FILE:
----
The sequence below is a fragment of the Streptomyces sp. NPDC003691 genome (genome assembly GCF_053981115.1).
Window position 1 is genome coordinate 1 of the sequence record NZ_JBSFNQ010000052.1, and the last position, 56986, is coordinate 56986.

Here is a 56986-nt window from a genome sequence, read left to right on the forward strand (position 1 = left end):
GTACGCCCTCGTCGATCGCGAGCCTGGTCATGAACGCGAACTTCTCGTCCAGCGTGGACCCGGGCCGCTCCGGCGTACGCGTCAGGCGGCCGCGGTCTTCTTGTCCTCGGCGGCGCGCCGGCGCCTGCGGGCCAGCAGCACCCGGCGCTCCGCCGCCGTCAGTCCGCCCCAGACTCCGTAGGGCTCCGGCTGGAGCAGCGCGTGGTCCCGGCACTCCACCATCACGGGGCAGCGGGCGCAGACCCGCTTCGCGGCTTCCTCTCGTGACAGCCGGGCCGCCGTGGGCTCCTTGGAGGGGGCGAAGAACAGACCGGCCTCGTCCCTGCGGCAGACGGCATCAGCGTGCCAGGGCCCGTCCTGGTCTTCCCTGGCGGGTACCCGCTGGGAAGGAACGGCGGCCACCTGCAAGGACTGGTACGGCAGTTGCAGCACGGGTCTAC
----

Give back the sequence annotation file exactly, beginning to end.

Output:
The sequence below is a fragment of the Streptomyces sp. NPDC003691 genome (genome assembly GCF_053981115.1).
Window position 1 is genome coordinate 1 of the sequence record NZ_JBSFNQ010000052.1, and the last position, 56986, is coordinate 56986.

Here is a 56986-nt window from a genome sequence, read left to right on the forward strand (position 1 = left end):
GTACGCCCTCGTCGATCGCGAGCCTGGTCATGAACGCGAACTTCTCGTCCAGCGTGGACCCGGGCCGCTCCGGCGTACGCGTCAGGCGGCCGCGGTCTTCTTGTCCTCGGCGGCGCGCCGGCGCCTGCGGGCCAGCAGCACCCGGCGCTCCGCCGCCGTCAGTCCGCCCCAGACTCCGTAGGGCTCCGGCTGGAGCAGCGCGTGGTCCCGGCACTCCACCATCACGGGGCAGCGGGCGCAGACCCGCTTCGCGGCTTCCTCTCGTGACAGCCGGGCCGCCGTGGGCTCCTTGGAGGGGGCGAAGAACAGACCGGCCTCGTCCCTGCGGCAGACGGCATCAGCGTGCCAGGGCCCGTCCTGGTCTTCCCTGGCGGGTACCCGCTGGGAAGGAACGGCGGCCACCTGCAAGGACTGGTACGGCAGTTGCAGCACGGGTCTAC